movies, reviews on October 29th, 2014 by Nick – 2 Comments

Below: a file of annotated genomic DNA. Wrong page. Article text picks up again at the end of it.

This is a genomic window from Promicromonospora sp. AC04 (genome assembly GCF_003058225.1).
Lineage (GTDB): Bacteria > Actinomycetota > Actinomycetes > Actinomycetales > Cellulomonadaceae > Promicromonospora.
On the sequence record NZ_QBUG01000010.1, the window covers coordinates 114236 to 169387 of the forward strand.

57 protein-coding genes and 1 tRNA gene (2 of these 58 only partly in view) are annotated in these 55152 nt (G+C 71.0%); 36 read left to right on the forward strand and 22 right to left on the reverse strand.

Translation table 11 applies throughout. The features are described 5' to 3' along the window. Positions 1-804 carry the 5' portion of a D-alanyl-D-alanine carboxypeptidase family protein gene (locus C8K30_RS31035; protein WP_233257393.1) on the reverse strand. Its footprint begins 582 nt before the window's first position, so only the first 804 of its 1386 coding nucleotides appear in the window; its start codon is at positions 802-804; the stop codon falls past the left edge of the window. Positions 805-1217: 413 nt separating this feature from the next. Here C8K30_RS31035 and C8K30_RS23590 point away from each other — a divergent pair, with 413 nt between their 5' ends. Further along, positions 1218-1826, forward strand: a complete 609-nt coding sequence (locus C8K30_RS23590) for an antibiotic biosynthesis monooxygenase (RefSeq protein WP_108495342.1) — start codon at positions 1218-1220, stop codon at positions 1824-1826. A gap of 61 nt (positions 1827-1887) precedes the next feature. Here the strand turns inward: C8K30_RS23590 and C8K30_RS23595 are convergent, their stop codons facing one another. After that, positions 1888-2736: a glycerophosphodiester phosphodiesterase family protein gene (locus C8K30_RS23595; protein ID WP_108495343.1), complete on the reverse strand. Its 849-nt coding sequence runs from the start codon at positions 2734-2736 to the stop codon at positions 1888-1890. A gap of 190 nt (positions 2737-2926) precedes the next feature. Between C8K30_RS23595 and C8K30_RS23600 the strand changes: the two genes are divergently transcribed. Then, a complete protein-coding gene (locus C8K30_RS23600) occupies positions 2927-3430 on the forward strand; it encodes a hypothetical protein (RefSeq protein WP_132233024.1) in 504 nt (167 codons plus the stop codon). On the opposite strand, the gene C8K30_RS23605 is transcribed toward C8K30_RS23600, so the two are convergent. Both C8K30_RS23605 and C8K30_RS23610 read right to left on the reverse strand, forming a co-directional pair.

An unjustly overlooked classic. A strange film that manages to be a creature feature, revenge flick, and supernatural horror picture all in one. My mom's favorite horror movie. These are all apt descriptions for Pumpkinhead, Stan Winston's 1988 movie starring Lance Henrickson. It's funny -- I know I saw this movie over and over when I was younger, but I might as well have never seen it, for as vague as the plot was in my memory. I don't remember it being as hallucinatory and freaky-looking as it is. There are angles and elements of Pumpkinhead's shooting that make it look like Sam Raimi had control of the camera. They contrast nicely with the almost pastoral scenes early on, before everything goes violent and revenge-y. In addition to the crazy camera movement and light streaming through backlit fog for its nighttime shots, Pumpkinhead looks like Texas Chainsaw Massacre during its daylight scenes. I watched this on a full-screen, untouched DVD from 2000, and it still managed to look frickin' great, despite the fact that Scream Factory put out a pretty excellent reissue of this on Blu-ray earlier this year. Honestly, though, the grainy, slightly blown-out look of the release I have only lent to the terrifying, awful aspect of everything. In terms of pacing, it's more early '70s than late '80s. You've got to be patient with this one. Pumpkinhead's slow build of southern gothic horror to an all out slaughter means that, while there's a good tease in the first scene to get your blood pumping, it's not until nearly halfway through that things get going. This being a Stan Winston film, the creature effects are unsurprisingly amazing. It's a great looking film, even if it's pretty terribly acted, with the exception of Henrickson. Granted, he's just doing the quietly tough thing he does in everything, but it's especially suited to this picture. The creature is like a backwoods Giger creation. I can see how there were three sequels: the premise of Pumpkinhead as some kind of avenging reaver makes this an open-ended franchise of infinite possibilities. Why there were, however, I don't know. It's not particularly exciting unless you get an emotional resonance in the revenge, and killing a kid at the start of every picture will endear you to no-one. Still, despite all the striking parts about how it looks, and the delightful way in which the film brings a sort of pastoral British horror (a la The Wicker Man) to the American south, and the ways in which its pacing mirrors '70s horror, the plot's pure '80s horror, with the obnoxious young people in a convertible being punished. While being a fun romp, Pumpkinhead is ultimately just another movie which proves the horror movie rule: young city folk ought not be jerks in the country, or they will die terrible, violently bloody deaths. It's almost to the point nowadays that, should I see a nice sports car loaded with 20-somethings, I wonder who's going to be the first one to go, and how it'll happen. [embed]https://www.youtube.com/watch?v=PXlcm1el1D0[/embed]